Let $X$ and $Y$ be nonempty sets, and let $f:X\times Y \rightarrow \mathbb{R}$ be a bounded function.

a) Prove that $$\sup_{y\in Y}\left(\inf_{x\in X}f(x,y)\right)\leq \inf_{x\in X}\left(\sup_{y\in Y}f(x,y)\right)$$

b) Give an example (with proof) where the inequality is strict.

I am stumped. First of all, I am having a hard time understanding the notation. The way I understand it, in the most basic terms, we have that the least upperbound of the greatest lower bound of the function is less than or equal to the greatest lower bond of the least upper bound of the function. But does this even make sense? sup and inf are unique, so wouldn't $$\sup_{y\in Y}\left(\inf_{x\in X}f(x,y)\right) = \inf_{x\in X}f(x,y)?? $$ and likewise for the inf of the sup...am I missing something? Plus I'm not sure what implications the subscripts $x\in X$ and $y\in Y$ carry.

Please help me get an understanding of what the notation means and let me know if my reasoning is off.

  • $\begingroup$ This question was previously posted. math.stackexchange.com/q/483607 After it was closed, OP edited to its present form, then deleted and reposted here. $\endgroup$ Sep 4, 2013 at 6:24

2 Answers 2


Let $f(0,y)=0$ for all $y\ne 0$, and let $f(1,y)=0$ for all $y\ne 1$. Let $f(x,y)=1$ in all other cases. This includes $x=0,y=0$ and $x=1$, $y=1$.

Look at the left-hand side. For any fixed $y$, we have $\inf_{x\in X} f(x,y)=0$. For if $y=0$ we can take $x=1$, and if $y\ne 0$ we can take $x=0$.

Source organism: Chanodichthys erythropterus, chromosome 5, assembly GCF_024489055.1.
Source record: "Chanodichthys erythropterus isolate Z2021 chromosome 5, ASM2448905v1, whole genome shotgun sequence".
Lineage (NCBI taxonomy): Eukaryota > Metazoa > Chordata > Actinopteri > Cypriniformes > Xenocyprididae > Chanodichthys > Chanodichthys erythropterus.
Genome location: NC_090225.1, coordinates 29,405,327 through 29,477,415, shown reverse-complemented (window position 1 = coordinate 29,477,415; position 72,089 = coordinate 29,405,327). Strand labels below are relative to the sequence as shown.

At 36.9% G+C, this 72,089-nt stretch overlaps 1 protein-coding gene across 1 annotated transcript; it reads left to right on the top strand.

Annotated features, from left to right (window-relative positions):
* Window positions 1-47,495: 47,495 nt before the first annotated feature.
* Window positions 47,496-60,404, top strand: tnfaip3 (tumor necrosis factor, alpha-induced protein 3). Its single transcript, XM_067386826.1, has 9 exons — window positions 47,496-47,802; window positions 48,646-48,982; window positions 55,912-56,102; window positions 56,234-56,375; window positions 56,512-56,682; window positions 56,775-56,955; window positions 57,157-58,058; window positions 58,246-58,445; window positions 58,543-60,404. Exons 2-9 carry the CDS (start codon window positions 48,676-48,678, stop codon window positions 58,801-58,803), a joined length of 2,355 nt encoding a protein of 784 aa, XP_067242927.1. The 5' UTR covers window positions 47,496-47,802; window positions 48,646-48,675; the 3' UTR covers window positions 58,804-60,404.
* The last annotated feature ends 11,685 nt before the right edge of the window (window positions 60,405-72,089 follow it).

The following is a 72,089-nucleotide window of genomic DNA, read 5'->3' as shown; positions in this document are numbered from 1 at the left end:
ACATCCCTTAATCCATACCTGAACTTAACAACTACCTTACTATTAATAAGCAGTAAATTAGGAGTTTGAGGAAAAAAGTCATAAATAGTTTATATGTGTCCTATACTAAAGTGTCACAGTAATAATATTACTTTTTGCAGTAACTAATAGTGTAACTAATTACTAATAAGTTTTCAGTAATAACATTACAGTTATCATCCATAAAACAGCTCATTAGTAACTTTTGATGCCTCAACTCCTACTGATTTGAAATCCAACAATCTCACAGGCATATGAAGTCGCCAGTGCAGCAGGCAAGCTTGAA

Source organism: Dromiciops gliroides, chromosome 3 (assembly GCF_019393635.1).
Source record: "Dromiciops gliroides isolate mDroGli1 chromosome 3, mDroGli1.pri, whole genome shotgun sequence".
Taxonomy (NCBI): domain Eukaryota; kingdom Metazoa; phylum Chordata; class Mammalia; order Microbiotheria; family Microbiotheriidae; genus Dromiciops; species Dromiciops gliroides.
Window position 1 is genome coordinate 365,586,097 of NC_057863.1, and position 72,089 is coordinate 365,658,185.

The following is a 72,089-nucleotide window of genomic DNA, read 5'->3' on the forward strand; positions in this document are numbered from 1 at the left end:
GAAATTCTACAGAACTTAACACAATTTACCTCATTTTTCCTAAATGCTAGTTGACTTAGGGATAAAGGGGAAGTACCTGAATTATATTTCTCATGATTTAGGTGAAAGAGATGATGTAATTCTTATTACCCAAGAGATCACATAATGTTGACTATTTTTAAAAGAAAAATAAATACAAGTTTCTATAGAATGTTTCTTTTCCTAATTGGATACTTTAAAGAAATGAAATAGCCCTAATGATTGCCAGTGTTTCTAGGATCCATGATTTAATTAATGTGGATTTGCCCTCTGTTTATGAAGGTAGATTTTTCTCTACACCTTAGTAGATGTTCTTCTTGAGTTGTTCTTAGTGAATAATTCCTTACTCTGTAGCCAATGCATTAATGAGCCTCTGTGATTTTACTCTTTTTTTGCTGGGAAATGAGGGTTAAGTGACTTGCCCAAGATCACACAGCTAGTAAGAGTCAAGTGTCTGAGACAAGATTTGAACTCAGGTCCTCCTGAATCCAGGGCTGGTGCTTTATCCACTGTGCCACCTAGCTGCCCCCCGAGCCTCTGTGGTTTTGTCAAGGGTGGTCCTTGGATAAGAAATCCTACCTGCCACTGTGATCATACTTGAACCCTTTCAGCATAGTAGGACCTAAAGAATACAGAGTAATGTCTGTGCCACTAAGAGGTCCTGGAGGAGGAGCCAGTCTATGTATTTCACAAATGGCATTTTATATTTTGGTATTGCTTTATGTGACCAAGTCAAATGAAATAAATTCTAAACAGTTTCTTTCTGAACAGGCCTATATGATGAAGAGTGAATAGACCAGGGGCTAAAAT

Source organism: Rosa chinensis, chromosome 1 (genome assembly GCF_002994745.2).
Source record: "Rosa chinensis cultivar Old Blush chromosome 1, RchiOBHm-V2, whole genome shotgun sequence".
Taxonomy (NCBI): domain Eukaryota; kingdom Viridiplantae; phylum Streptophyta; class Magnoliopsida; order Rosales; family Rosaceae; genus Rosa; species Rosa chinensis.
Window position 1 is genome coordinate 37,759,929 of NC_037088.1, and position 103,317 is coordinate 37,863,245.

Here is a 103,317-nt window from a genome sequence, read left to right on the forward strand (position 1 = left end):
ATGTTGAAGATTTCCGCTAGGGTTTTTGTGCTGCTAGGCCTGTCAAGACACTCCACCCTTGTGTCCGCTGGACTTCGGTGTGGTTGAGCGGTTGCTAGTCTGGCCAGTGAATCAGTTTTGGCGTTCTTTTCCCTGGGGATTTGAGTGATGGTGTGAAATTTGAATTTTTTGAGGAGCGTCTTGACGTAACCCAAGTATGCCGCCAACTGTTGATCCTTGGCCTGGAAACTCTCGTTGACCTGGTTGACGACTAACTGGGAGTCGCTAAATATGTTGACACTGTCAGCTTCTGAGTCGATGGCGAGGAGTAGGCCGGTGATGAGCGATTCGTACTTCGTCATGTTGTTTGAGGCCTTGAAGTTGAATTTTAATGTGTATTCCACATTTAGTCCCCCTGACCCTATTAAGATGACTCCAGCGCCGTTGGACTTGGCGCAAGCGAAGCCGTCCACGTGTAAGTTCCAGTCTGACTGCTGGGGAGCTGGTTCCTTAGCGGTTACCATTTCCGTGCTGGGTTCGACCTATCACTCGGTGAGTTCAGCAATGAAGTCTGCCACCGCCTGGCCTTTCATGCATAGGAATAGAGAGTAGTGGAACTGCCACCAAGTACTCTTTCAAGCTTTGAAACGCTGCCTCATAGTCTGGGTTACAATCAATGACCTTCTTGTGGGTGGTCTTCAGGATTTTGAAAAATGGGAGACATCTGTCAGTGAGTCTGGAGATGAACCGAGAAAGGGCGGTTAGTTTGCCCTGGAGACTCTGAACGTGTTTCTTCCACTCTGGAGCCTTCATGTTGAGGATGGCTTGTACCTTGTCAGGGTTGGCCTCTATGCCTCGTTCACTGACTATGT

Taking the sup of all these $0$'s leaves us at $0$.

Now look at the right-hand side. For any $x$, we have $\sup_{y\in Y} f(x,y)=1$, since for any $x$ there is an $y$ such that $f(x,y)=1$. Taking the inf over all $x$ leaves us at $1$.

Thus the inequality can be strict.

We used the names $0$ and $1$ for certain elements of $X$ and $Y$. They could equally well have been called $x_0,x_1,y_0,y_1$.

Remark: We consider the meaning of an expression such as such as $\sup_{y\in Y}f(x,y)$. The function $f$ is bounded. Fix $x$, and look at $f(x,y)$ as $y$ varies over $Y$. The supremum over all $y$ of $f(x,y)$ is sort of the greatest possible value of $f(x,y)$ for that fixed value of $x$. Not really greatest, it is least upper bound, but for visualization we can think of it as the greatest. So $\sup_{y\in Y} f(x,y)$ is a function of $x$, say $g(x)$. Then, in the expression on the right, we sort of take the smallest possible value of $g(x)$.

  • 4
    $\begingroup$ How does one prove part a of the question? $\endgroup$
    – TheNotMe
    Oct 13, 2017 at 21:23
  • $\begingroup$ @TheNotMe Both of these people agree on a point :$\sup_{y\in Y} \left(\inf_{x \in X} f(x,y)\right) <\inf_{x \in X} \left( \sup_{y \in Y} f(x,y) \right). $ but this answer states that equality isn't always working and the other proved this case: less than OR equal. so the final conclusion : the only case that always happens is LESS THAN ;) $\endgroup$
    – Arian
    Oct 11 at 5:59

The proof for part a):

By the definition of $\sup$, $$\sup_{y\in Y} \left(\inf_{x \in X} f(x,y)\right) - \epsilon < \inf_{x \in X} f(x,y^\ast)$$ for some $y^\ast \in Y$. Also, $$ \inf_{x \in X} f(x,y^\ast) \leq \inf_{x \in X} \left( \sup_{y \in Y} f(x,y) \right), $$ because $f(x,y^\ast) \leq \sup_{y \in Y} f(x,y)$ for every $x$. Combine the two above we have $$\sup_{y\in Y} \left(\inf_{x \in X} f(x,y)\right) - \epsilon < \inf_{x \in X} \left( \sup_{y \in Y} f(x,y) \right).$$ This holds for any $\epsilon>0$. Therefore, $$\sup_{y\in Y} \left(\inf_{x \in X} f(x,y)\right) \leq \inf_{x \in X} \left( \sup_{y \in Y} f(x,y) \right). $$ $$\tag*{$\blacksquare$}$$


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